Content Management Sites (CMS) have become popular tools for businesses using the cloud. A CMS allows you to create e-commerce sites, blogs – pretty much anything you need to reach out to your customer base.
The problem is that hackers also like the sites because of their spotty security. WordPress, perhaps the best known CMS, has had well-documented problems for some time now. For instance, the cross-platform Tango chat application, which uses WordPress as a platform, was recently hacked by the Syrian Electronic Army (SEA).
But other content management sites are also at risk, as Brian Krebs pointed out in a blog post. A very simple hack, he wrote, could take down Joomla sites.
What these hacks seem to have in common is that the owners of the websites are using outdated versions of the CMS. As PC Magazine wrote about the Tango attack:
WordPress is a very popular platform for blog-style websites, and as such it’s a prime target for attack. If your site relies on WordPress, you absolutely must keep the platform up to date, as many of the updates patch serious security vulnerabilities. Apparently Tango didn’t; look what happened to them.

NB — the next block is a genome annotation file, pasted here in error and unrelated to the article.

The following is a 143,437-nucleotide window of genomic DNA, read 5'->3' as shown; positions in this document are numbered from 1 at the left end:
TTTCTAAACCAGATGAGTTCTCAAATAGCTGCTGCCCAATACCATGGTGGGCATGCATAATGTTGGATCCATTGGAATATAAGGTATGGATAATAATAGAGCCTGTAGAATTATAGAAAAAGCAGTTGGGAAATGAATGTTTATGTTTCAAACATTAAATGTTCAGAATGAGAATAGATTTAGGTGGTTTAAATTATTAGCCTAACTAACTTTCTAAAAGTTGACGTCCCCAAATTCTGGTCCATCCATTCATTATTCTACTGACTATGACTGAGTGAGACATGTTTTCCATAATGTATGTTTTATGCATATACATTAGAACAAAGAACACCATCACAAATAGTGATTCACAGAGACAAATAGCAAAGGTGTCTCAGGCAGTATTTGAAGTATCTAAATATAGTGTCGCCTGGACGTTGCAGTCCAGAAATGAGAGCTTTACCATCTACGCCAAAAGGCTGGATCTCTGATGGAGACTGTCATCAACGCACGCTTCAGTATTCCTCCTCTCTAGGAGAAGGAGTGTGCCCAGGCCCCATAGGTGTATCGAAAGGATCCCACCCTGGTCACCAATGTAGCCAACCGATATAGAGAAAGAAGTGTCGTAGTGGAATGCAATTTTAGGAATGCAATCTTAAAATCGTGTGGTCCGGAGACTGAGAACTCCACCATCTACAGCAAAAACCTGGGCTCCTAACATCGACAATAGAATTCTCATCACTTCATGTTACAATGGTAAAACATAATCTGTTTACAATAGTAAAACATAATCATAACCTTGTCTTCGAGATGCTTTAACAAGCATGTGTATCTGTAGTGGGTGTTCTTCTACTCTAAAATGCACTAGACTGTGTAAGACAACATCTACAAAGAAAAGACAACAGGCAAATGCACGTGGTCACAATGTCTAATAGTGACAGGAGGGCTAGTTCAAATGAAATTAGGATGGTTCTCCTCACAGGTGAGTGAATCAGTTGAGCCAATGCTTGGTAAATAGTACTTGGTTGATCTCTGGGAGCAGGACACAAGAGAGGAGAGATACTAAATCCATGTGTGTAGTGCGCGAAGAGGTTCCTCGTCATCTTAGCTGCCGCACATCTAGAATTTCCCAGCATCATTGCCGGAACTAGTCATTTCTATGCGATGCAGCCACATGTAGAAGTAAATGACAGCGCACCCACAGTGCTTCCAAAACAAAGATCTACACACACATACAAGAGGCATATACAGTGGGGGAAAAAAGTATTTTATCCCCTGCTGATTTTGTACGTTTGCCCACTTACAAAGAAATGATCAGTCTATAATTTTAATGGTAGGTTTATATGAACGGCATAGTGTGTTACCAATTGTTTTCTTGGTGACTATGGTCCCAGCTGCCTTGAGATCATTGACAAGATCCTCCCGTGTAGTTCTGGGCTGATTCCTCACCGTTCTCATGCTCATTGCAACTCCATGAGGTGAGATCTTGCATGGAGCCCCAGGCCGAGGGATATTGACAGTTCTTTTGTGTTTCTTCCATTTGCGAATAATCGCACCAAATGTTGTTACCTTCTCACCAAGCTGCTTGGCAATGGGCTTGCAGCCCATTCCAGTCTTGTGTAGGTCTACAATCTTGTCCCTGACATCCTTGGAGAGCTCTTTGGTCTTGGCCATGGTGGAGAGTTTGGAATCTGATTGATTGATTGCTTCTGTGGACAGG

And Krebs wrote about the Joomla risk, stating that if you haven’t downloaded a critical update, your site is at risk:
The patch released on July 31, 2013 applies to Joomla 2.5.13 and earlier 2.5.x versions, as well as Joomla 3.1.4 and earlier 3.x versions. Joomla credits discovery of the bug to Web security firm Versafe, which says a simple exploit targeting the vulnerability is already in use. Joomla versions 2.5.14 and 3.1.5. fix a serious bug that allows unprivileged users to upload arbitrary .PHP files just by adding a “.” (period) to the end of PHP filenames.
In an article for TechWeek Europe, Barry Shteiman called CMS a hacker’s dream come true. The reason? Third-party code is loaded with vulnerabilities, and plug-ins and extensions are especially exploitable. And then, of course, you have the overall laziness of many users when it comes to applying patches and upgrades – a problem that we have seen causes problems in other applications.
Content management sites are popular because they are easy to use, no matter the level of skill. Unfortunately, too often when a technology is easy to use, security is an afterthought or no thought at all. Hackers understand that and take advantage. To keep your CMS-hosted website secure, keep an open dialogue with your host provider about security on its end and especially make sure that all updates are promptly installed.